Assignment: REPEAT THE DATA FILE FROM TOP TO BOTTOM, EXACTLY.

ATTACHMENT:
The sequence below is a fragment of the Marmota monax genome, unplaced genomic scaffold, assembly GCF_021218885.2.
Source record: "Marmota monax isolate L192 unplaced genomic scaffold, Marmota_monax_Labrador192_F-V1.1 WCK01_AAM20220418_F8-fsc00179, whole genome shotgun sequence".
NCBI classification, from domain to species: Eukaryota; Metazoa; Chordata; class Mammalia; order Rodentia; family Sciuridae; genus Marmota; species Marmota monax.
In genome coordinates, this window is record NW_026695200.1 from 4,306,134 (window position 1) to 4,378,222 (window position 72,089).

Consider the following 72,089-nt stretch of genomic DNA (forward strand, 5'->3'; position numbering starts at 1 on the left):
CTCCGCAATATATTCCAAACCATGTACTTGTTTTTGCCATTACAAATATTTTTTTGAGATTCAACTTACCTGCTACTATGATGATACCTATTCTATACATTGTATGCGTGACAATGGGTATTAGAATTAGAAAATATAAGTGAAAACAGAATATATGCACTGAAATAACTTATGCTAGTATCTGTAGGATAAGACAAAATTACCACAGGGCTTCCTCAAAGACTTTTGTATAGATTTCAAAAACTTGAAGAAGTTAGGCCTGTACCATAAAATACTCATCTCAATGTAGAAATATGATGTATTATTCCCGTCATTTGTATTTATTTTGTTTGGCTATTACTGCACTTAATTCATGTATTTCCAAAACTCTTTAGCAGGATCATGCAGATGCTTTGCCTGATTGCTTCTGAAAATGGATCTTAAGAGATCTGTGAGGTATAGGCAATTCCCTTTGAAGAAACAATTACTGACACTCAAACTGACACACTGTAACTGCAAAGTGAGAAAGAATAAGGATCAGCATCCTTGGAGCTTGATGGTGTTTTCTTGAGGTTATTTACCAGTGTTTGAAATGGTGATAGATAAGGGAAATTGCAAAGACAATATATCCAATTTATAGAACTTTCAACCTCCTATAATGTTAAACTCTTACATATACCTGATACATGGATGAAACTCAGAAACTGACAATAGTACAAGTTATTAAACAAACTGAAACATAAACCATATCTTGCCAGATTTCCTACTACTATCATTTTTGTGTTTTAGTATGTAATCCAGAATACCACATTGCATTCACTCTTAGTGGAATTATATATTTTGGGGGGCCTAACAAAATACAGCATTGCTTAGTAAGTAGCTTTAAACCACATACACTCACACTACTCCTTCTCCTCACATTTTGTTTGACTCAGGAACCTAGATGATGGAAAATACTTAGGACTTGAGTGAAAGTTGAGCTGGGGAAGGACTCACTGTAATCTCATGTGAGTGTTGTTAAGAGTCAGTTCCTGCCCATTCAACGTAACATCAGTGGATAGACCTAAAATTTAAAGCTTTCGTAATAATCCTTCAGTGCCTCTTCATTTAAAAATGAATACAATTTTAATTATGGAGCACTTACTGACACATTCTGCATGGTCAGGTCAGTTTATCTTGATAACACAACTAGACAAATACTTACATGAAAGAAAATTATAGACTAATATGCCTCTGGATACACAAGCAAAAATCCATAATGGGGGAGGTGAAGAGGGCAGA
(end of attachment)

The sequence below is a fragment of the Marmota monax genome, unplaced genomic scaffold, assembly GCF_021218885.2.
Source record: "Marmota monax isolate L192 unplaced genomic scaffold, Marmota_monax_Labrador192_F-V1.1 WCK01_AAM20220418_F8-fsc00179, whole genome shotgun sequence".
NCBI classification, from domain to species: Eukaryota; Metazoa; Chordata; class Mammalia; order Rodentia; family Sciuridae; genus Marmota; species Marmota monax.
In genome coordinates, this window is record NW_026695200.1 from 4,306,134 (window position 1) to 4,378,222 (window position 72,089).

Consider the following 72,089-nt stretch of genomic DNA (forward strand, 5'->3'; position numbering starts at 1 on the left):
CTCCGCAATATATTCCAAACCATGTACTTGTTTTTGCCATTACAAATATTTTTTTGAGATTCAACTTACCTGCTACTATGATGATACCTATTCTATACATTGTATGCGTGACAATGGGTATTAGAATTAGAAAATATAAGTGAAAACAGAATATATGCACTGAAATAACTTATGCTAGTATCTGTAGGATAAGACAAAATTACCACAGGGCTTCCTCAAAGACTTTTGTATAGATTTCAAAAACTTGAAGAAGTTAGGCCTGTACCATAAAATACTCATCTCAATGTAGAAATATGATGTATTATTCCCGTCATTTGTATTTATTTTGTTTGGCTATTACTGCACTTAATTCATGTATTTCCAAAACTCTTTAGCAGGATCATGCAGATGCTTTGCCTGATTGCTTCTGAAAATGGATCTTAAGAGATCTGTGAGGTATAGGCAATTCCCTTTGAAGAAACAATTACTGACACTCAAACTGACACACTGTAACTGCAAAGTGAGAAAGAATAAGGATCAGCATCCTTGGAGCTTGATGGTGTTTTCTTGAGGTTATTTACCAGTGTTTGAAATGGTGATAGATAAGGGAAATTGCAAAGACAATATATCCAATTTATAGAACTTTCAACCTCCTATAATGTTAAACTCTTACATATACCTGATACATGGATGAAACTCAGAAACTGACAATAGTACAAGTTATTAAACAAACTGAAACATAAACCATATCTTGCCAGATTTCCTACTACTATCATTTTTGTGTTTTAGTATGTAATCCAGAATACCACATTGCATTCACTCTTAGTGGAATTATATATTTTGGGGGGCCTAACAAAATACAGCATTGCTTAGTAAGTAGCTTTAAACCACATACACTCACACTACTCCTTCTCCTCACATTTTGTTTGACTCAGGAACCTAGATGATGGAAAATACTTAGGACTTGAGTGAAAGTTGAGCTGGGGAAGGACTCACTGTAATCTCATGTGAGTGTTGTTAAGAGTCAGTTCCTGCCCATTCAACGTAACATCAGTGGATAGACCTAAAATTTAAAGCTTTCGTAATAATCCTTCAGTGCCTCTTCATTTAAAAATGAATACAATTTTAATTATGGAGCACTTACTGACACATTCTGCATGGTCAGGTCAGTTTATCTTGATAACACAACTAGACAAATACTTACATGAAAGAAAATTATAGACTAATATGCCTCTGGATACACAAGCAAAAATCCATAATGGGGGAGGTGAAGAGGGCAGA